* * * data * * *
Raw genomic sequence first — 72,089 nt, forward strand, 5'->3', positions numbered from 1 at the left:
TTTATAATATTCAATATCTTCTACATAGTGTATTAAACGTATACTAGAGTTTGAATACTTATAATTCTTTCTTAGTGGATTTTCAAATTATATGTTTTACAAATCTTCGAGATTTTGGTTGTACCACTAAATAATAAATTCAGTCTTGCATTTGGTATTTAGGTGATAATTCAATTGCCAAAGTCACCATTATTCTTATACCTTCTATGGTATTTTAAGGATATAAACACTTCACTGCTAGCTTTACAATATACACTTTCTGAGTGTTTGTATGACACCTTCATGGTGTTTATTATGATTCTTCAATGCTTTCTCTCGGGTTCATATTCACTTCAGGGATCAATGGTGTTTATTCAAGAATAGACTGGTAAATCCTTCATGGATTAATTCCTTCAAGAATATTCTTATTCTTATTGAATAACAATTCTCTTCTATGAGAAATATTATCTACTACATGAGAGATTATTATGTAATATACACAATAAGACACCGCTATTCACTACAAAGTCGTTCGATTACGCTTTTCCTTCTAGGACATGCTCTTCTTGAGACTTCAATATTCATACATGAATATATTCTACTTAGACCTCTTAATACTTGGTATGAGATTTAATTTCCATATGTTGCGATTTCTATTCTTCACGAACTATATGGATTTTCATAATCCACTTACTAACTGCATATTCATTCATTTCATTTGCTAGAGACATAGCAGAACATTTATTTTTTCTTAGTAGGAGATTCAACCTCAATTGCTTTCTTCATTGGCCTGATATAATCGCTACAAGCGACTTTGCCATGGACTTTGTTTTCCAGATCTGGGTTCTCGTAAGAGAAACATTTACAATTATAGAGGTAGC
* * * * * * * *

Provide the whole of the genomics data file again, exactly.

Raw genomic sequence first — 72,089 nt, forward strand, 5'->3', positions numbered from 1 at the left:
TTTATAATATTCAATATCTTCTACATAGTGTATTAAACGTATACTAGAGTTTGAATACTTATAATTCTTTCTTAGTGGATTTTCAAATTATATGTTTTACAAATCTTCGAGATTTTGGTTGTACCACTAAATAATAAATTCAGTCTTGCATTTGGTATTTAGGTGATAATTCAATTGCCAAAGTCACCATTATTCTTATACCTTCTATGGTATTTTAAGGATATAAACACTTCACTGCTAGCTTTACAATATACACTTTCTGAGTGTTTGTATGACACCTTCATGGTGTTTATTATGATTCTTCAATGCTTTCTCTCGGGTTCATATTCACTTCAGGGATCAATGGTGTTTATTCAAGAATAGACTGGTAAATCCTTCATGGATTAATTCCTTCAAGAATATTCTTATTCTTATTGAATAACAATTCTCTTCTATGAGAAATATTATCTACTACATGAGAGATTATTATGTAATATACACAATAAGACACCGCTATTCACTACAAAGTCGTTCGATTACGCTTTTCCTTCTAGGACATGCTCTTCTTGAGACTTCAATATTCATACATGAATATATTCTACTTAGACCTCTTAATACTTGGTATGAGATTTAATTTCCATATGTTGCGATTTCTATTCTTCACGAACTATATGGATTTTCATAATCCACTTACTAACTGCATATTCATTCATTTCATTTGCTAGAGACATAGCAGAACATTTATTTTTTCTTAGTAGGAGATTCAACCTCAATTGCTTTCTTCATTGGCCTGATATAATCGCTACAAGCGACTTTGCCATGGACTTTGTTTTCCAGATCTGGGTTCTCGTAAGAGAAACATTTACAATTATAGAGGTAGC